Richard J. Smeyne, Ph.D.

Richard J. Smeyne, Ph.D.

Associate Member
Department of Developmental Neurobiology
St. Jude Children's Research Hospital
Affiliated Associate Professor
Department of Anatomy and Neurobiology

Email: Richard J. Smeyne


  • Ph.D. Institution: Thomas Jefferson University, Department of Anatomy, Philadelphia, PA
  • Postdoctoral: Roche Institute of Molecular Biology, Department of Neurosciences, Nutley, NJ


Research Interests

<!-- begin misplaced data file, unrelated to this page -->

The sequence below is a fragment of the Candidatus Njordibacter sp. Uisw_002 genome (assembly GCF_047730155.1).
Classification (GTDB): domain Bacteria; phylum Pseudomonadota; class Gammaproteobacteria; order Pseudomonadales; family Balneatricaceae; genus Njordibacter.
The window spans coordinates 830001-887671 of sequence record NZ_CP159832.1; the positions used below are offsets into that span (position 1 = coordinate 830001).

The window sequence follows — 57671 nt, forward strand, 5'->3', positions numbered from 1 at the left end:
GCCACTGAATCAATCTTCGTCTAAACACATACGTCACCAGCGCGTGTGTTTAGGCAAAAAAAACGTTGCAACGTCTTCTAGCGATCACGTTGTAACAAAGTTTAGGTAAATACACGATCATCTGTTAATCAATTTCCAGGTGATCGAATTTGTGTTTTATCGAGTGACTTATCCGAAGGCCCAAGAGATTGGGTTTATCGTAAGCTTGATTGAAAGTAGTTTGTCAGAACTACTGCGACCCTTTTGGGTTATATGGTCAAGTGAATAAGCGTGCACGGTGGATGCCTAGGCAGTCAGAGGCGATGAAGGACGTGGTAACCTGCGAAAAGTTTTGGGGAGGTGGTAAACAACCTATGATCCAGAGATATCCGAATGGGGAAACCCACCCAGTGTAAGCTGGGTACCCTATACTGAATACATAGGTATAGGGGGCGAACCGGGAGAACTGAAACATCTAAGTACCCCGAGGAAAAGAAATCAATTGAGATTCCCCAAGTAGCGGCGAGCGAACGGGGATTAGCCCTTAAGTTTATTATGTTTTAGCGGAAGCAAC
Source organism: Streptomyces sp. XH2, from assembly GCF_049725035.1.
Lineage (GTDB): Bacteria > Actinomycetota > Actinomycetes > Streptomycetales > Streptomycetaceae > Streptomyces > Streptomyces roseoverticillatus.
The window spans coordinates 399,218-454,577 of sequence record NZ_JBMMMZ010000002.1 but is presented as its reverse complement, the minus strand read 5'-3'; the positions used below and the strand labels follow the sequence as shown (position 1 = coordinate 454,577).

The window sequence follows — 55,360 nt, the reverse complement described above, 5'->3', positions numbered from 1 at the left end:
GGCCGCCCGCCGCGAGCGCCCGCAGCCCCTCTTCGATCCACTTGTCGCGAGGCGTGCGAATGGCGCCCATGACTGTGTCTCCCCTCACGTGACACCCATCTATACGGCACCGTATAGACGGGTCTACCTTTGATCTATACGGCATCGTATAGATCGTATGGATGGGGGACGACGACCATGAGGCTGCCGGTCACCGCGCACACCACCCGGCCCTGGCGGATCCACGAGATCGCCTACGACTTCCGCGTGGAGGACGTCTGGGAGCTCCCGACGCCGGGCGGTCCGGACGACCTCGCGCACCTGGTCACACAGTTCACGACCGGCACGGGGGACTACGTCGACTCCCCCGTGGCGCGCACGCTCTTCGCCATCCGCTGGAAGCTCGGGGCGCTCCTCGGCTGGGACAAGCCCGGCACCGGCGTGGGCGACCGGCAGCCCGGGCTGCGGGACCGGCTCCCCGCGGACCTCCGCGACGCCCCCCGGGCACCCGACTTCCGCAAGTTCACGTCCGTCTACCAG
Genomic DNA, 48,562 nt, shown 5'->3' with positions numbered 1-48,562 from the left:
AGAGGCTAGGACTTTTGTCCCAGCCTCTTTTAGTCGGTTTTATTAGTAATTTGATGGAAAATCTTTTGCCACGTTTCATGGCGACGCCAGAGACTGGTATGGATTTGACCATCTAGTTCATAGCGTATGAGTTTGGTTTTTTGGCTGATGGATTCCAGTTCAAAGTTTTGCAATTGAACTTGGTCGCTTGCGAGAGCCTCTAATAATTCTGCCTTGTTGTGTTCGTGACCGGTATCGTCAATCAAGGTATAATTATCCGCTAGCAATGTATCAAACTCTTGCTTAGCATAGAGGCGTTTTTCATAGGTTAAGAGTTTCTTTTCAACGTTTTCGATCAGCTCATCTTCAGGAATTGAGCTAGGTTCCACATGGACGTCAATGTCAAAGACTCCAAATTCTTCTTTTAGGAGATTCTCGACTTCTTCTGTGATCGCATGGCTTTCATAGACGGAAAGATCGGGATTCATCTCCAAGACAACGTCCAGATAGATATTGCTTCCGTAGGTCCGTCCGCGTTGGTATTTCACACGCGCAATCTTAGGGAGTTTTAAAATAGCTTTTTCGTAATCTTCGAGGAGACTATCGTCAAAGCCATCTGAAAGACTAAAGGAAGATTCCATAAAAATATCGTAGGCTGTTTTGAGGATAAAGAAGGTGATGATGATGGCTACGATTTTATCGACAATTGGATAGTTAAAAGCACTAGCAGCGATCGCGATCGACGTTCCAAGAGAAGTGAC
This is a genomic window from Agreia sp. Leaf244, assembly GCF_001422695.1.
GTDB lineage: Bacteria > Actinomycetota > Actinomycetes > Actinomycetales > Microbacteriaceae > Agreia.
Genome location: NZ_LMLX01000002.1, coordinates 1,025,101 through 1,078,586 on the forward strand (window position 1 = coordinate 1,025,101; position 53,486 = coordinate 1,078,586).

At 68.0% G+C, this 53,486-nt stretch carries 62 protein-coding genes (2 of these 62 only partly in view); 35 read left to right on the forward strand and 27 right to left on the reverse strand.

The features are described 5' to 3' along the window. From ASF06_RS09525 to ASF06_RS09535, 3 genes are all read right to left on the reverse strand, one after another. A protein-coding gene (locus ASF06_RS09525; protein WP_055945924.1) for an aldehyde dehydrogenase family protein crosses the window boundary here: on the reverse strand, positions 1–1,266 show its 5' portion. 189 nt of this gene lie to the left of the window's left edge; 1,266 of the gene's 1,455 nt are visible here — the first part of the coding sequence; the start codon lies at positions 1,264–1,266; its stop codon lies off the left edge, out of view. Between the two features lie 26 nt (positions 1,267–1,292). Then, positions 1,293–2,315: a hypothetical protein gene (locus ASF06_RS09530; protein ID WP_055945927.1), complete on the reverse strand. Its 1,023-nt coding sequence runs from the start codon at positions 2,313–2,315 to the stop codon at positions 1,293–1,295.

Parkinson's disease is a debilitating neurologic disorder that is characterized by a loss of pigmented neurons in the substantia nigra pars compacta (SNpc) and is probably caused by a multifactorial process involving an interaction of gene effects, subject age, and exposure to an environmental insult. In our lab, we used the neurotoxin 1-methyl-4-phenyl-1,2,3,6-tetrahydropyridine (MPTP) to recapitulate the pathology of human PD in mice. Previously, we found that the C57Bl/6J and SWR/J strains of mice differ in sensitivity to MPTP. By dissecting differences in the genome of these 2 strains of mice, we have identified a single quantitative trait loci (QTL) which theoretically contains the gene(s) that underlie sensitivity to MPTP. This QTL lies within the telomeric end of mChr. 1. We are now in the process of examining the genetic code in this region to uncover the specific genes responsible for MPTP susceptibility. Our lab is also studying which cells (neurons and/or glia) are responsible for the toxicity seen following MPTP administration. Using a novel chimeric culture method, we have found that the genotype of the glial cell plays a crucial role in determining whether an SNpc cell will die after exposure to MPTP. This finding may have implications for the development of novel therapies for the treatment of Parkinson's disease. In addition to discovering the gene(s) and cell types underlying experimental Parkinsonism, we are interested in examining novel methods of neuroprotection. We have found that exposure to an enriched environment (EE) can protect SNpc neurons from MPTP-induced cell death. Using quantitative PCR methods, we have shown that exposure to an EE increases the mRNA levels of BDNF, which has been shown to be neuroprotective in a variety of injury paradigms. In addition to our findings regarding neuroprotection, we have also shown that exposure to an EE can alter the anatomical structure of neurons in various regions of the CNS.